THE CALIFORNIA CLOSETS MAGAZINE
In 2020, Erin Hiemstra, the founder of the style and design blog Apartment 34, was living in San Francisco with her husband, Chris, and their 4-year-old son, Carter.
But when the pandemic effectively shuttered the city, they found themselves decamping to the Seattle area, where much of their respective families reside. “It felt like the whole world was turning upside down,” Erin says of their decision to be with their parents and extended family. “We had no idea what the future would hold.”
Erin remembers “casually” scrolling through real estate listings one day when something caught her eye. The house—a basic three-bedroom, three-bath spec house from the late 1990s—didn’t really interest her, but the address did. Within an hour of Seattle, including an idyllic 30-minute ferry ride, the property was within spitting distance of a hidden beach she’d visited every summer as a girl. “The thought of getting to share such a special place with my son was thrilling,” she says.
Real estate was in a frenzy when Erin and Chris visited the property. They were rushed through a tour in 20 minutes and had to make an offer the same day. “We kept asking ourselves, ‘Are we crazy?’” she says. But the spot was idyllic, and even more appealing was its location: Remote and secluded, it offered a Covid-free haven for their entire family. Erin and Chris had always dreamed about buying a second home one day, and suddenly one day was now. “It was what we needed at that moment,” she says.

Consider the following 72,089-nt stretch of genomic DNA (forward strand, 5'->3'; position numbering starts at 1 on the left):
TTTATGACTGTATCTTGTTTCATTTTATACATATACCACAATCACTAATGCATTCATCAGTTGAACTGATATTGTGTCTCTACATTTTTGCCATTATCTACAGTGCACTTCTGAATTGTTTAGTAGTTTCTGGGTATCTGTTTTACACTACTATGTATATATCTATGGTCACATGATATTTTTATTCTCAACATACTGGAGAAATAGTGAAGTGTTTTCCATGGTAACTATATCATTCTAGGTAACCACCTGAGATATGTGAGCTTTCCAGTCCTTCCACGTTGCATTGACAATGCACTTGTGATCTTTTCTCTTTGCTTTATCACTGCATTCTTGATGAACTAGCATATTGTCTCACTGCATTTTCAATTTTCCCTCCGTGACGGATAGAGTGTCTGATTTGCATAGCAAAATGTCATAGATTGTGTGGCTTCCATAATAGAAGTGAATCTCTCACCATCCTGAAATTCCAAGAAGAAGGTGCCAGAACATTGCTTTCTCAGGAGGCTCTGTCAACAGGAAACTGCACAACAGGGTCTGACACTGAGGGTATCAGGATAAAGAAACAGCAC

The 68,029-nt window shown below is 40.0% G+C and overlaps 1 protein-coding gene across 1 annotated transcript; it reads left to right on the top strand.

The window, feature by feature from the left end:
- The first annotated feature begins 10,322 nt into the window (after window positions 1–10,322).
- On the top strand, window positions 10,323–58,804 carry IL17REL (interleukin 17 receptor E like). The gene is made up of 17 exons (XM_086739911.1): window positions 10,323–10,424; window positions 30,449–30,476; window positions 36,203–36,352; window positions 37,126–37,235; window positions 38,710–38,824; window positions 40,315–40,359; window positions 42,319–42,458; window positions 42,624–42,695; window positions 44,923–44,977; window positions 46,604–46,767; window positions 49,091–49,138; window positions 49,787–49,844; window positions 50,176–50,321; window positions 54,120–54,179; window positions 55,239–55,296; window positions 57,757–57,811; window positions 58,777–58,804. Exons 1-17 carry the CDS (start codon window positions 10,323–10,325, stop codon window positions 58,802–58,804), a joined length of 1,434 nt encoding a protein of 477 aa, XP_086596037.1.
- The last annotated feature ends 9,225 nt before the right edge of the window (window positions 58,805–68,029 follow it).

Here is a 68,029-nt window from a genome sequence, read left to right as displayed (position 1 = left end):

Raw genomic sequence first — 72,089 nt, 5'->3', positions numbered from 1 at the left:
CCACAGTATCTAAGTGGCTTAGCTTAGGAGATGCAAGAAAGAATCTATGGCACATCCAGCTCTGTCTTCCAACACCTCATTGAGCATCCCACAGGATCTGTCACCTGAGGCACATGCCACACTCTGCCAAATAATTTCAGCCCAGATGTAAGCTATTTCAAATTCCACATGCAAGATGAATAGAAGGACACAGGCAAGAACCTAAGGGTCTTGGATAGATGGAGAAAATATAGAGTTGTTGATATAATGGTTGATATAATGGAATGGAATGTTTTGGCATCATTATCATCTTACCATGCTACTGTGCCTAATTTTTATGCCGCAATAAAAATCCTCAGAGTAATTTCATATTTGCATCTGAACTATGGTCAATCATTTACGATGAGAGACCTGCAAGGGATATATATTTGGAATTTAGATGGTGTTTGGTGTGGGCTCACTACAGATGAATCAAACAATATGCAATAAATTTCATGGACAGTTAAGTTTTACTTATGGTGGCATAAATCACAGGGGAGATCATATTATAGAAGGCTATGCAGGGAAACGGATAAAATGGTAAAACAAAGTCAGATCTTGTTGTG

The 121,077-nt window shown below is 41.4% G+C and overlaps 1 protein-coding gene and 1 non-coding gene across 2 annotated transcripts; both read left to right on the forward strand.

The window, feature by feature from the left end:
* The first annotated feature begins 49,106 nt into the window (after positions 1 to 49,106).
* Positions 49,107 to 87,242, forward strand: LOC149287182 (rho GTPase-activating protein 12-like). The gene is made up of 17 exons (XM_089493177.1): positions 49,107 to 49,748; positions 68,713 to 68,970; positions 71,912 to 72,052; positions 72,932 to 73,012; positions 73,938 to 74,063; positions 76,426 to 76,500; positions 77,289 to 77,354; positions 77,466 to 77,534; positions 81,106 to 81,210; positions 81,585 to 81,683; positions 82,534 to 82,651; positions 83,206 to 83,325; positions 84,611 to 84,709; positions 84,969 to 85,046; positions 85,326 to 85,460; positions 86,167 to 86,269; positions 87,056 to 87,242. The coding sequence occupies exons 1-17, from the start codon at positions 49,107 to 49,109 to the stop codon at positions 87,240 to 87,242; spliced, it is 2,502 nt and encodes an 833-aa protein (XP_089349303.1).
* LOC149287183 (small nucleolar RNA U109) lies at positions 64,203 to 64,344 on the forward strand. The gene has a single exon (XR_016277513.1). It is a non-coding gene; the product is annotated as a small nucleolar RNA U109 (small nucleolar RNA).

Right before Erin started her three month “spruce-up” to what they call the Hood Canal Cottage, water from a faulty dishwasher hookup damaged the floors and walls beyond repair, turning a few planned tweaks into a complete makeover. A symbol of the chaos of the time, the minor disaster also freed her to reimagine the house’s interior as a refuge from the storm. “I wanted each room to evoke a sense of security,” she says.
Erin focused on a Scandinavian-inspired design, adding warm wood tones, wide plank floors, and a mix of natural materials and textures. “I was going for a Nordic vibe,” she says, embracing the history of the area, which was settled by Norwegians. “I love their elevated but minimal aesthetic.” That part of the United States also happens to fall at roughly the same latitude as Norway. One reason she painted the interior bright white (Benjamin Moore’s Simply White for walls, ceiling, and trim) was to lighten the rooms during the darker winter months.
In the main living space, Erin created an airy, open kitchen and living area, knocking down a wall to take advantage of the high vaulted ceilings and the spectacular views. “The house faces west,” she says, “and now that whole livable space is directed to the sunset and the Olympic Mountains”—a complete transformation. In the bedrooms and living spaces downstairs, Erin continued the pared-down, clean look, adding warm, luxurious fabrics and fixtures. “Our environment directly impacts us, both physically and mentally,” she says. “I wanted to create intentional spaces that will hold you, help you slow down, help you de-stress.”
Erin and her family have technically moved back to San Francisco, but the cottage still provides a refuge. They spend holidays there with extended family, and in the summer, Carter plays in the tide pools with his grandma just as Erin once did with hers. It’s all part of what she describes as “flow design,” the idea that a house is constantly evolving with the people who inhabit it. “The cottage is in its infancy,” she says. “It’s going to grow as we do.”